Do you remember a time before school shootings became an everyday fear of American school children? If you do, then you’re approaching middle age or older. The last day of that era was November 30th, 1997 because the very next day, American schools became a battleground in almost every sense of the word.
The very next day on December 1st, a then 14-year-old Michael Carneal shot and killed three other students of Heath High School in Paducah, Kentucky. This act kicked off an era of school shootings in our country that has lasted 25 years. The following March was the school shooting at Westside Middle School in Jonesboro, Arkansas, that left five dead. Two months later, Kip Kinkel shot and killed his parents before shooting and killing two at Thurston High School in Springfield, Oregon. And a year later, in April of 1999, Columbine happened. Since then, almost every school shooting has had some kind of Columbine influence. While Columbine was the powder keg, Paducah was the spark that lit the fuse.
At trial, Carneal pleaded guilty but mentally ill. He was sentenced to life in prison with the possibility of parole in 25 years. Those 25 years came to an end this past September. At that time, Carneal became the first school shooter to be eligible for parole. All others had either died at the scene of their crimes, or had been sentenced to life without the possibility of parole.
However, before we get to the parole hearings, Carneal had previously tried to withdraw his guilty plea. In 2008, Carneal tried to get his case heard by the Kentucky Supreme Court. Carneal was now claiming that he was hearing voices at the time of the shooting and did not have the mental capacity to enter into a guilty plea. The court denied Carneal’s request, stating there was no outside evidence to corroborate Carneal’s new claims.
In 2009, Carneal filed an appeal on the federal level, still claiming that he had heard voices and was not mentally competent enough to understand his guilty plea. During those proceedings, a clinical psychologist testified Carneal was exaggerating his mental health claims., and Carneal was essentially giving prepared answers to clinical questions that Carneal thought would help his case.
This appeal was denied, not because of any testimony, but because Carneal was past the deadline for appeal. If he had brought this argument before the federal courts prior to 2003, he might have had a better chance of withdrawing his plea. Even that ruling was appealed, with Carneal’s attorney arguing that the judge did not apply the proper judicial standard.
Then in 2013, The U.S. 6th Circuit Court of Appeals ruled that Carneal has been mentally competent since 2004 and could have filed for an appeal at that time. This essentially closed the door on Carneal’s appeals. But Carneal had one last opportunity for freedom.
In September of this year, the Kentucky Parole Board convened to decide if Carneal was eligible for his parole. But it only took 30 minutes for the board to decide that Michael Carneal would never be released from prison as long as he lives. The board’s vote was unanimous, and Carneal will not be eligible for any further parole hearings.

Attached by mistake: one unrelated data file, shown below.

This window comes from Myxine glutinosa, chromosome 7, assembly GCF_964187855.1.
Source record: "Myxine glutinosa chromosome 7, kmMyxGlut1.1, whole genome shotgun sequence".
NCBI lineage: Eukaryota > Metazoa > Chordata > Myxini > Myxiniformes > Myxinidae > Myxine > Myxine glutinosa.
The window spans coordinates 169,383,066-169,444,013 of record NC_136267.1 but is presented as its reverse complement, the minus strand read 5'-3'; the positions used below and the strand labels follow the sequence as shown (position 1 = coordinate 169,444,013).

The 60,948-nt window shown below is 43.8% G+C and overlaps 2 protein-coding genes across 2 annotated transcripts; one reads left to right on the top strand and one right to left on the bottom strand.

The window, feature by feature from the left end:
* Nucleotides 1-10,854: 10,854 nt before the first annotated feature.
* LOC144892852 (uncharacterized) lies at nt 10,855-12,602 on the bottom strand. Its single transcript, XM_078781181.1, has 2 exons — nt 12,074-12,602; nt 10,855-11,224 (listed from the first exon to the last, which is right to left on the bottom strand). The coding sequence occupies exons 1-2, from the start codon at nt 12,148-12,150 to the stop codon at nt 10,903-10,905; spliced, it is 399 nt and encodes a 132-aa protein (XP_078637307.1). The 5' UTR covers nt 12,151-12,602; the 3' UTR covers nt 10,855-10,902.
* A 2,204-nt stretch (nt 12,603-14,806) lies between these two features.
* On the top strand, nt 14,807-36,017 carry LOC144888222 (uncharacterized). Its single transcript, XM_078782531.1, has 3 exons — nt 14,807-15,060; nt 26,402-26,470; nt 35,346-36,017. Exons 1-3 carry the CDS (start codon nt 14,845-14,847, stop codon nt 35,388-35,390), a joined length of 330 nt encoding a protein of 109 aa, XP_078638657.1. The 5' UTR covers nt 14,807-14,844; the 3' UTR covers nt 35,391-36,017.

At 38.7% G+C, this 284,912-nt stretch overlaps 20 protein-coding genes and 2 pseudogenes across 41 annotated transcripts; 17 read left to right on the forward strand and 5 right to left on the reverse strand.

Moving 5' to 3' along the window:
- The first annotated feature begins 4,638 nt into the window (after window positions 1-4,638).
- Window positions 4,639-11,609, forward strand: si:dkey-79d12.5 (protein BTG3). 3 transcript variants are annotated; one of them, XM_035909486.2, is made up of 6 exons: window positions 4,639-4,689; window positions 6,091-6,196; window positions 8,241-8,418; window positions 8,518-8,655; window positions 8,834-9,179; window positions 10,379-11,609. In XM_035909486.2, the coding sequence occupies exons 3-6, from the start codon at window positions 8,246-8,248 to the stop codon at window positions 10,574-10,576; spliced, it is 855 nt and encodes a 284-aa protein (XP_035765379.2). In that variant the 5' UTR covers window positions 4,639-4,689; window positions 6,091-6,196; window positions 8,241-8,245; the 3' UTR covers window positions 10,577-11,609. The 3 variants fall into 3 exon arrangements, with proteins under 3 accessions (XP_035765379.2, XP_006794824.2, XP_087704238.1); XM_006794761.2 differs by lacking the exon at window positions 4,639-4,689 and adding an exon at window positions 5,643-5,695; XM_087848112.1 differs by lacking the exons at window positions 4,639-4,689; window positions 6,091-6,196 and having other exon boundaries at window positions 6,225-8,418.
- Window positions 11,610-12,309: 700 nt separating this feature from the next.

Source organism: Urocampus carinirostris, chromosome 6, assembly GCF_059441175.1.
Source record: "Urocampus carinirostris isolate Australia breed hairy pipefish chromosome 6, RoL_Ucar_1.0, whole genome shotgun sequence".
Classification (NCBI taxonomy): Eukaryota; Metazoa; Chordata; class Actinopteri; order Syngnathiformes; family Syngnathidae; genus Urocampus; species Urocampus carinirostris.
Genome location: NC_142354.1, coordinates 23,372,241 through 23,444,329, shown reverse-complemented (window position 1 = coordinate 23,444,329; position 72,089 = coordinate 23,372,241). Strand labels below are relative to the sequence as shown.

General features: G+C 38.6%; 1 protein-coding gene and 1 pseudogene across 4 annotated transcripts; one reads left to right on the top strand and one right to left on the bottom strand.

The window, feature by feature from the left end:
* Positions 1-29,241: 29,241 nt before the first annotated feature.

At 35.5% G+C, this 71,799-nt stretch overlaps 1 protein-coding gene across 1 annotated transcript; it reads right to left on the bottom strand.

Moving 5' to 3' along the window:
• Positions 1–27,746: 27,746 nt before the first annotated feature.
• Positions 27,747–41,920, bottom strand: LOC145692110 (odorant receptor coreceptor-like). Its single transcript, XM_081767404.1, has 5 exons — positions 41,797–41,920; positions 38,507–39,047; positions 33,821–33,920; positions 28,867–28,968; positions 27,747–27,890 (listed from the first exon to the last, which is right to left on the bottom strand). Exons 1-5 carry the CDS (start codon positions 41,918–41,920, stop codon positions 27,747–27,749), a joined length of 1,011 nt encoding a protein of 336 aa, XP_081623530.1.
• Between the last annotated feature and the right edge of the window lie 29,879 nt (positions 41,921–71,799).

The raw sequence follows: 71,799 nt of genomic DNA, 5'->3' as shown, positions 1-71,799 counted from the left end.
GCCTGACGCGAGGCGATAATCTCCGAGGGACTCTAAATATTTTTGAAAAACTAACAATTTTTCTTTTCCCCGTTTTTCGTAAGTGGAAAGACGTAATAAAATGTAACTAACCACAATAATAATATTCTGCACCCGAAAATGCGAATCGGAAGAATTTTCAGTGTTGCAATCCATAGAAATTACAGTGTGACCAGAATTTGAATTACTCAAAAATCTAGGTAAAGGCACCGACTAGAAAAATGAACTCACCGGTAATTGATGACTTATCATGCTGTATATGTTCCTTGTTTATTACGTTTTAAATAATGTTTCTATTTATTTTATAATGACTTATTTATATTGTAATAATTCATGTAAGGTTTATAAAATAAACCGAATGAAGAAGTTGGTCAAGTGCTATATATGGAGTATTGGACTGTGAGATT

Kentucky Parole Board Chair Ladeidra Jones announced the decision to Carneal over a Zoom call.
“Due to the seriousness of your crime — your crime involved a weapon, you had lives taken, and the seriousness again — it is the decision of the parole board today to allow you to serve out the remainder of your sentence. Thank you, sir.”
I would have added a ‘may God have mercy on your soul’ but I have a flair for the dramatic and I think that only applies to death sentences. But I digress.
Missy Jenkins Smith survived the Heath High School attack, but was left paralyzed. She has forgiven Carneal, but said the ruling was justice for the three girls who lost their lives in the shooting. Ms. Jenkins Smith also hopes the ruling will dissuade other school shooters.
“Shootings are unfortunately something that we have seen that’s unfortunately become common, and that’s very scary,” Jenkins Smith said. “So I feel like this visual will show others that this is what violence can create. This is what a school shooting can do.”
The 39-year-old Carneal is still clinging to the claim that he hears voices and heard them as recently as a few days before the hearing. Although, now, he claims that he has learned to ignore them and hasn’t acted on them in years. How convenient.
However, Carneal did ‘apologize’ for the shooting…
“I would like to say to you and the victims and their friends and families and the whole community that I’m sorry for what I did. I know it’s not going to change things or make anything better, but I am sorry for what I did.”
As with most school shooter apologies, Carneal is probably more sorry he’s in prison for life than for any trauma he’s caused to his victims and their families.
In a way, not only is Carneal responsible for the deaths of Nicole Hadley, Jessica James, and Kayce Steger, but he’s also been responsible for the hundreds of victims that have died in all the senseless school shootings since then. Spending the rest of his life behind bars is only a modicum of the justice that school shooting victims deserve.
Thanks to John for the tip.
- Board: Carneal to serve out life sentence
- ‘I think that what we got today was justice.’ Heath High School shooting victim reacts after Carneal denied parole
- Unanimous vote denies parole for Heath High School shooter Michael Carneal
- Kentucky school shooter who killed 3 students in 1997 is denied parole and will serve out his life sentence